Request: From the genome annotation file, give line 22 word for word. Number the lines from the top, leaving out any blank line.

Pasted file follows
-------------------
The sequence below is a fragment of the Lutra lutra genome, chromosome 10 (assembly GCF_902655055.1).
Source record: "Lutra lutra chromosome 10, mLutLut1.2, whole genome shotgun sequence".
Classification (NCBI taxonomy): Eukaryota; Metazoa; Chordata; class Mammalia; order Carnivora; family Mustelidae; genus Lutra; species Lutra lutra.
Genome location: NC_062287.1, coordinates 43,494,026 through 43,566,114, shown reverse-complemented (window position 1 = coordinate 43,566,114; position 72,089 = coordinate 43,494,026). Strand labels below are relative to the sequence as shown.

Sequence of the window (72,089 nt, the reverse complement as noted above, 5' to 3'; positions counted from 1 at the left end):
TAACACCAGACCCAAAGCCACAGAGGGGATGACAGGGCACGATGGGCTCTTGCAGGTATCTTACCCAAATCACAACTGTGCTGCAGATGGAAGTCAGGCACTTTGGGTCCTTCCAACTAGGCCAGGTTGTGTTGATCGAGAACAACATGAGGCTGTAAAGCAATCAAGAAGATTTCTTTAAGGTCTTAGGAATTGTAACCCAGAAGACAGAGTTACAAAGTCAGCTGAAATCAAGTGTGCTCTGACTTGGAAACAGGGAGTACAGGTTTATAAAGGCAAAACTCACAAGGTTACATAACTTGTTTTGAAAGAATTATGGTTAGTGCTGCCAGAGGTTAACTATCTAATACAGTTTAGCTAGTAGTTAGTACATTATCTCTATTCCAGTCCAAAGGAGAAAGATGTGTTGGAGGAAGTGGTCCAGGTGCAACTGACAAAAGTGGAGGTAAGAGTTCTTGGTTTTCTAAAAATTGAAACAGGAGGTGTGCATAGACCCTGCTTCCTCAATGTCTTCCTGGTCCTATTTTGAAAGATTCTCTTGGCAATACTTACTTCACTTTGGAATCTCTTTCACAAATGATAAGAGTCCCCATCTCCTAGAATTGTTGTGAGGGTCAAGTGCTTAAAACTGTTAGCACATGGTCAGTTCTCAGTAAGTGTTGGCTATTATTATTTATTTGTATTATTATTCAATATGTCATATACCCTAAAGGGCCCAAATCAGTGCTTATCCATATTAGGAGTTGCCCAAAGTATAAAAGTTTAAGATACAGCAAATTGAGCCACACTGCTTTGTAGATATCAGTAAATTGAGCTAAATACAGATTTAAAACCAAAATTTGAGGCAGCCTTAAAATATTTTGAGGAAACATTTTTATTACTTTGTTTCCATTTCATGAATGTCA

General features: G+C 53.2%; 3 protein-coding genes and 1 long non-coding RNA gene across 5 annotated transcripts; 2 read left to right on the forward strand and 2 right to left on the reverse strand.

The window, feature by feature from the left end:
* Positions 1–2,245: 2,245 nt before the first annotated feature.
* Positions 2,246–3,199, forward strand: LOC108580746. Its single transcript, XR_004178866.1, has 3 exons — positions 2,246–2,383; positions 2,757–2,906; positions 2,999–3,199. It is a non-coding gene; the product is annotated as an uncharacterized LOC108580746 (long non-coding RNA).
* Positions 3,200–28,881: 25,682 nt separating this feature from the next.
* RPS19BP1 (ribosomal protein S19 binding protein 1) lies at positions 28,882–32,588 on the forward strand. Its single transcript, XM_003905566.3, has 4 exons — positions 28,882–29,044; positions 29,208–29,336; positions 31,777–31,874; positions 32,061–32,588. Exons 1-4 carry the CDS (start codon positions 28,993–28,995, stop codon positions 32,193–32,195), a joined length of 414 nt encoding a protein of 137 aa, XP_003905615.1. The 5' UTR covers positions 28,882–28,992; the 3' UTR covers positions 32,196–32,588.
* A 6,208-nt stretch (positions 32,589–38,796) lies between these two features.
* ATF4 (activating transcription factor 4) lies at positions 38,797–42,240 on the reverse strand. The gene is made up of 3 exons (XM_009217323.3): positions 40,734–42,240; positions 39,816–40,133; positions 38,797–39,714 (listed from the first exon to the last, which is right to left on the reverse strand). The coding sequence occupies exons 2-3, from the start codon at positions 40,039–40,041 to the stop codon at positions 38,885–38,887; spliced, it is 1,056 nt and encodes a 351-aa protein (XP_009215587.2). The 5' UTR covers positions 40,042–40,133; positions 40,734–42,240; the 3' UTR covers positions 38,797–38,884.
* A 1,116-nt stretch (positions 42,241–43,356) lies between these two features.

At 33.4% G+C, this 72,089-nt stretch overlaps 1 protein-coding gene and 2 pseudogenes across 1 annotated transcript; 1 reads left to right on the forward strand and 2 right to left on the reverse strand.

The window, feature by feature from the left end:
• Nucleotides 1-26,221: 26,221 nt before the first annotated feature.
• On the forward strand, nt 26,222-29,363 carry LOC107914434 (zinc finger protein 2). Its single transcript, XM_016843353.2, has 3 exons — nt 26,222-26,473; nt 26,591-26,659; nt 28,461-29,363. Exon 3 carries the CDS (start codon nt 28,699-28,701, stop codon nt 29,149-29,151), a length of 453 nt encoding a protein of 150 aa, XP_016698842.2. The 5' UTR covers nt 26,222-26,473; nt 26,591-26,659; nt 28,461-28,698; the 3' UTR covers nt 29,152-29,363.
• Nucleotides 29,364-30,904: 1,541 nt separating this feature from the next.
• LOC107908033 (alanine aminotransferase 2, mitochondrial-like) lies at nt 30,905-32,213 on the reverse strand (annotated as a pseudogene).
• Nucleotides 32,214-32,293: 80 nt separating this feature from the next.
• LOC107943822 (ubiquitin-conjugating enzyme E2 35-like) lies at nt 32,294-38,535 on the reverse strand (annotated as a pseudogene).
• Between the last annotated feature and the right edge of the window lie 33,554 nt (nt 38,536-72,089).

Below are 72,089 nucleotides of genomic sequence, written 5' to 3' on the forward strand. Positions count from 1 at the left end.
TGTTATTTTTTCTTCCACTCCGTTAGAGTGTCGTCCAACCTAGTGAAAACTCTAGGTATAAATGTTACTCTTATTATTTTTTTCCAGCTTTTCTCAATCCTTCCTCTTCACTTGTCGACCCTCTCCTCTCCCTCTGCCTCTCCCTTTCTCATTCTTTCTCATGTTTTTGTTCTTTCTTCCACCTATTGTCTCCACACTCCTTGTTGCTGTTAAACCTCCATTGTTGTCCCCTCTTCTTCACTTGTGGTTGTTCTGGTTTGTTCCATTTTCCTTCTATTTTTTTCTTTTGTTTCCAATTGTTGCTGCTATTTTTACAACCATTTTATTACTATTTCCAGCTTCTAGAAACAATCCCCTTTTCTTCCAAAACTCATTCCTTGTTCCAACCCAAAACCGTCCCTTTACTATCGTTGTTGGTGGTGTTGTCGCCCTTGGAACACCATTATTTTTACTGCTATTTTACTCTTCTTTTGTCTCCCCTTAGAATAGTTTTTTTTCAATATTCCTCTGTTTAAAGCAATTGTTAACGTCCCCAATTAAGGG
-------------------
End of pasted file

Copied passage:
• Nucleotides 32,214-32,293: 80 nt separating this feature from the next.